We are proud to announce that we will be launching “Peace Journeys: a collection of peacebuilding stories in Mindanaw” tomorrow, during Balay Mindanaw’s 17th Anniversary Celebration. In it, we have collected 14 stories of communities and organizations who, despite the odds, have made moves towards peace in Mindanao.
Allow us to share what our President, Charlito “Kaloy” Manlupig has to say about this publication:
THERE IS HOPE
Two schoolchildren settle their petty quarrel on a “peace table” at the back of the classroom. A clueless soldier seeks out civil society groups to ask for help to bring normalcy in his area of responsibility. A schoolteacher from an idyllic place struggles to cope with war shock in her new home. Provincial officials venture to deal with security issues mainly on their own, and not have it done by the military. A mayor travels long distances on rugged terrain, even on foot, to put an end to a neighbors’ quarrel gone wild. Soldiers risk lives not in a shooting war, but in rampaging floodwaters to save lives other than their own. Tribesfolk want to run their lives on their own, not to be dictated by armed men from opposite camps.
They may seem so disconnected, happening in various places of Mindanao, but in the end, we see a connection in all those events, in all those little efforts to bring about peace.
As advocates would say, “Peace writ large.”
We at Balay Mindanaw know we cannot solve the world’s problems, cannot even settle all disputes in our own backyard of Misamis Oriental. But we know for a fact that there are hundreds, even thousands, of similar-minded organizations out there doing peacebuilding work. All of us together, we can make a difference.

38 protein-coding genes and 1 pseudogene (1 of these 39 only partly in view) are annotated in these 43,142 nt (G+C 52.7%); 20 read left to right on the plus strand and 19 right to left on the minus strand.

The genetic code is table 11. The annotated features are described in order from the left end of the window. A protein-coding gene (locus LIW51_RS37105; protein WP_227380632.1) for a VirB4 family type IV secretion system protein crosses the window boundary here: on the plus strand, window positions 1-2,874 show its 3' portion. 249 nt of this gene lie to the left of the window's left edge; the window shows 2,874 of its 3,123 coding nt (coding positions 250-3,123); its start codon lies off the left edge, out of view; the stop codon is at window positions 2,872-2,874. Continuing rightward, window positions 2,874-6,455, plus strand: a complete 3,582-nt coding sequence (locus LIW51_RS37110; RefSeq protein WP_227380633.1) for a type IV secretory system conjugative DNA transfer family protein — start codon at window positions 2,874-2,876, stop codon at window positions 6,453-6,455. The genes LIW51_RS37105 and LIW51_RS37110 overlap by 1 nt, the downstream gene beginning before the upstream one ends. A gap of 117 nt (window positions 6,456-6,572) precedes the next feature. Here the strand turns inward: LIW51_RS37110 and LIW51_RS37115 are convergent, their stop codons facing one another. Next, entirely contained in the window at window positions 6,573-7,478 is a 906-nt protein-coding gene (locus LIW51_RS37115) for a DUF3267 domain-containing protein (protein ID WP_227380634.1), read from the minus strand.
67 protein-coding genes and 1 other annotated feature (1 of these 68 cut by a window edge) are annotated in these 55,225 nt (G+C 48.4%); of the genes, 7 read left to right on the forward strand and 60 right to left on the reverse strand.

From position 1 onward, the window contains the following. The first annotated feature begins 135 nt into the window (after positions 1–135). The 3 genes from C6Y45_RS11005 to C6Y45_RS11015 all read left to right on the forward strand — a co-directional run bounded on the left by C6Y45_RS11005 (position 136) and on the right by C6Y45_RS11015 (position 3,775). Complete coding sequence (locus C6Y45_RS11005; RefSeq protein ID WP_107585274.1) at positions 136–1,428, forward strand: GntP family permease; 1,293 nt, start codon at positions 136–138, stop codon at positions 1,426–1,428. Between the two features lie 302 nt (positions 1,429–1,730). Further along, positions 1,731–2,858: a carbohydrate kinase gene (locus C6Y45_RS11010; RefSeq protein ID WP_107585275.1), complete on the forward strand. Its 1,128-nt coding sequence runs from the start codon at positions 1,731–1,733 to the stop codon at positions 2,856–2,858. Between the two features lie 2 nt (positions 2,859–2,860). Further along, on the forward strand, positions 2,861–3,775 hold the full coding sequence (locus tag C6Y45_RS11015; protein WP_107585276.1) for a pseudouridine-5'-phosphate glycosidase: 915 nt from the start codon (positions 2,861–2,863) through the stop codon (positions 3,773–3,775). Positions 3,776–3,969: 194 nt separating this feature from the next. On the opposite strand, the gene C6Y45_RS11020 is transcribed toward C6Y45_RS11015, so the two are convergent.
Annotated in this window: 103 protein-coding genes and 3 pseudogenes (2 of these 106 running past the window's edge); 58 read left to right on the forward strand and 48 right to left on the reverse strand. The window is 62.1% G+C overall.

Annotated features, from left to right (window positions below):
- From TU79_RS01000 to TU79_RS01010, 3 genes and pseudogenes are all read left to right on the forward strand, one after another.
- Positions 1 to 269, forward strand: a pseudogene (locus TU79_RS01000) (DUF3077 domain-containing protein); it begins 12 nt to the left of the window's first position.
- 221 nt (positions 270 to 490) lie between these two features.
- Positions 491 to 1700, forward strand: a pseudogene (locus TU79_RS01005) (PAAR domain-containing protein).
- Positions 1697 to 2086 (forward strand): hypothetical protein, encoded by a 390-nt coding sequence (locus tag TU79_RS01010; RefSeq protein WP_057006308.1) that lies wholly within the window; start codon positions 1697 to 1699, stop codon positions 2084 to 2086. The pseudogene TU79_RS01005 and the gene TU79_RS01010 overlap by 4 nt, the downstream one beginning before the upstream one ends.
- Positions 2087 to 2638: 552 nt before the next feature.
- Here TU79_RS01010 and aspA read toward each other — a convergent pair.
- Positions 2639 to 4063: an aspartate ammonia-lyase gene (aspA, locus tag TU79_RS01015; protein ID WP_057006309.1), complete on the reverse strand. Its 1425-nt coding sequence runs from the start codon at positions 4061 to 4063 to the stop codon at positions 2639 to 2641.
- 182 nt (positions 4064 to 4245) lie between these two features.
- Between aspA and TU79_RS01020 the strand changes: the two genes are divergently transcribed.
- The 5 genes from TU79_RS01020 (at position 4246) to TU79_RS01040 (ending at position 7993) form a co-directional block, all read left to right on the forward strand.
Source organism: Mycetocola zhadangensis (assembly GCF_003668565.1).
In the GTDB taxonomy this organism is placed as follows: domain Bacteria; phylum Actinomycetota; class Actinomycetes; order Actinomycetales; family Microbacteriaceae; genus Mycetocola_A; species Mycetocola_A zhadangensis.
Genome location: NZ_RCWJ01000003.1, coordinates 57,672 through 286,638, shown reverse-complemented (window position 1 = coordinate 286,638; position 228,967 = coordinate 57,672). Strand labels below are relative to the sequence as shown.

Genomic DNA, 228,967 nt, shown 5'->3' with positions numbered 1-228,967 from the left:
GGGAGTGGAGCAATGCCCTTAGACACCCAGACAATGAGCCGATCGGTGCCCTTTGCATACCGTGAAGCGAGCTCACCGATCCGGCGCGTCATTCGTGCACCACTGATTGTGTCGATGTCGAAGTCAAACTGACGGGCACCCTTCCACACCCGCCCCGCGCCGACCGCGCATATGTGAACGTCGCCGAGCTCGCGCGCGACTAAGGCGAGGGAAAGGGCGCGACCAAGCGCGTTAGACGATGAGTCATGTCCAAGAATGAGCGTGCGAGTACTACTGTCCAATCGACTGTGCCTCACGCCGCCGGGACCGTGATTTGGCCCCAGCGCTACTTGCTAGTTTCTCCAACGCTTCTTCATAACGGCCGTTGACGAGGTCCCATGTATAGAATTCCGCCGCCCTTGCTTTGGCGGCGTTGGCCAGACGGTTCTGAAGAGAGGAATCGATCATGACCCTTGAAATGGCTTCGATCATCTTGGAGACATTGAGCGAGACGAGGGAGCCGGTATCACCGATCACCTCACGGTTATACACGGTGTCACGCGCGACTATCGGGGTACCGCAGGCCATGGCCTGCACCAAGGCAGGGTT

When we first ventured into peace building, many among us questioned the move because we were doing it in the relative safety of our home turf although we have been telling everyone we strive for “Equality, Development, Peace for Mindanao, for the Philippines and
for the World.”
So we started venturing farther, to look at violent conflict right in the eye, in the middle of Mindanao’s hot spots. So these past few years, we have gone to Basilan, Maguindanao, North Cotabato, Surigao del Sur and Lanao del Norte – either on our own, or working with partners.
We now do direct peacebuilding work, sending community-based teams to help create spaces for dialogues in Aleosan in North Cotabato, in Cagwait and Lianga in Surigao del Sur, in Sio-an in Misamis Oriental. In other areas, we have partnered with likeminded civil society organizations, local government units, peace and order councils of provinces and municipalities, the military and the police.
Furthermore, our involvement in the Provincial Peace and Order Council (PPOC) of Misamis Oriental, and the small victories in the province, may look very local and area specific. Unknown to many, it is giving form and substance to an important national security policy of the Aquino Administration, that is, security sector reform. This is where PPOC initiatives on the ground get more meaningful as these provide the substance to a national policy.
The system and the way of doing things in the PPOC will hopefully become a platform to study other provinces and even municipalities to encourage national government to translate the policy into a national security strategy.
With the stories told in this publication, we want to highlight that even in these violent areas, there is hope.